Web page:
04-30-2011 11:23 AM
05-01-2011 04:34 AM - edited 05-01-2011 05:18 AM
Why Back up apps as a part of the backup at all? Instead, store a list of owned apps and re-download on restore. This is typical behavior in other systems.
No I don't think it is. Please read the entire post for details, but apps are saved with iTunes, not the "list of apps", and this is how it should be, really.
05-02-2011 02:00 AM
05-02-2011 04:26 PM
@tensioncore just watch this issue
It would not hurt if everyone went to that page and voted for it to be fixed.
05-02-2011 06:45 PM
05-04-2011 03:41 AM
I agree this is scary, but I wonder if it's gotten blown out of proportion. It looks like only an unsigned copy of the app is exposed, which makes casual piracy hard since without jumping through hoops with developer tools, users can't run an unsigned app on the PlayBook. Someone would have to stick their neck out by registering with RIM as a "developer" in order to re-sign pirated apps... and RIM could easily put a stop to that by revoking their signing privileges.
It sucks that the SWF itself is now easy to get at, but I'm not even sure that makes much difference. Think of the kind of person who could successfully rip off your app using the SWF -- someone who could decompile the bytecode, understand the decompiled code well enough to rip out your branding, and remove all the QNX dependencies from it. Do you really think a hacker like that wouldn't find some way to get the BAR file off the device anyway?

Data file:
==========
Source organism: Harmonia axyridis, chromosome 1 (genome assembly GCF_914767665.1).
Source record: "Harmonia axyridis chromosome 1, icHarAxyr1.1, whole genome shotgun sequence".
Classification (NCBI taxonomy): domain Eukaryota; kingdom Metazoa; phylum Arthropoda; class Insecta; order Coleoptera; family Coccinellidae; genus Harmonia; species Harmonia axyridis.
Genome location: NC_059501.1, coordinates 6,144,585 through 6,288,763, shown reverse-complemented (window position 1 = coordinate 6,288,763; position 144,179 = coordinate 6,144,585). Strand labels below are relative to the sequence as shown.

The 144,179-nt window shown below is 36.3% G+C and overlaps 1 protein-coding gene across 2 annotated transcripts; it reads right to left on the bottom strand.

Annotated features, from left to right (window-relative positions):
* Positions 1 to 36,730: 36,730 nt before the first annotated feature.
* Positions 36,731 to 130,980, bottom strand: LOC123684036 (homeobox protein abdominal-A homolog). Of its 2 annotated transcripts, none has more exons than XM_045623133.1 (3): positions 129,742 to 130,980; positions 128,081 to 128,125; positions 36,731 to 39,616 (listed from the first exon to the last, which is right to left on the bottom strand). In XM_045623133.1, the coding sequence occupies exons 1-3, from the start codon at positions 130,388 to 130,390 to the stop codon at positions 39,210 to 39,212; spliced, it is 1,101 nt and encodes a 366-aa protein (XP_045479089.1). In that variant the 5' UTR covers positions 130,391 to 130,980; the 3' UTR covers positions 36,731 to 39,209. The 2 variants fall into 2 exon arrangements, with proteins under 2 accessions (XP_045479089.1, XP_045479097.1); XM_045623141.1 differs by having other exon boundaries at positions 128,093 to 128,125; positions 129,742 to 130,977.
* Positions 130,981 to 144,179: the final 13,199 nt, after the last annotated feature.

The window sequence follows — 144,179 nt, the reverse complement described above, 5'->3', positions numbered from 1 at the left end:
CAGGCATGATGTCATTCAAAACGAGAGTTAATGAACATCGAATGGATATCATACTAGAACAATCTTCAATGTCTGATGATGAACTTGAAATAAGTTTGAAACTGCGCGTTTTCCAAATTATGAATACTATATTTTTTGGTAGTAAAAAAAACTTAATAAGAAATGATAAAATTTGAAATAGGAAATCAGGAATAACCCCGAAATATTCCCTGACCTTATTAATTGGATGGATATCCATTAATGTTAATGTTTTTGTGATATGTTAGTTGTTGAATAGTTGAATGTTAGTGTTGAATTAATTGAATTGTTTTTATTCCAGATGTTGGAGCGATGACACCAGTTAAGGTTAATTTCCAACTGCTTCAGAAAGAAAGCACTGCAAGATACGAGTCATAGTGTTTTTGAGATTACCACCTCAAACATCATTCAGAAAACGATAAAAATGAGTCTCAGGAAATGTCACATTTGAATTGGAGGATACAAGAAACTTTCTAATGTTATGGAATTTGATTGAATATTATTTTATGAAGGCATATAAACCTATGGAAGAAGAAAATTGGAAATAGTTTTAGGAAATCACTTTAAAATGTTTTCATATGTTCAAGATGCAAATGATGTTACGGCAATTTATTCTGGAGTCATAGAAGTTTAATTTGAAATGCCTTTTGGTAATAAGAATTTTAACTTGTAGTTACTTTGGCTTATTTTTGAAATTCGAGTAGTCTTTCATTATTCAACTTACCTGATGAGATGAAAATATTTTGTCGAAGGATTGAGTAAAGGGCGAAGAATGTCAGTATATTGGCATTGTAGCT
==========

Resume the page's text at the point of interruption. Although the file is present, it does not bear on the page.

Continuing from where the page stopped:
Still, I hope RIM issues a public response soon, if only to show they're responsive to the developer community's concerns...
05-04-2011 03:51 AM
It won't harm RIM's profits, because average Joe can't install these pirated Apps on his PlayBook. That's right, ytpete.
BUT: the pirate could easily take the SWF part and port it to other platforms (iOS, Android), where piracy is omnipresent. Or he could more or less easily have a look at the source code to manipulate highscores or gain access to non-public APIs...
It's a really bad sitation.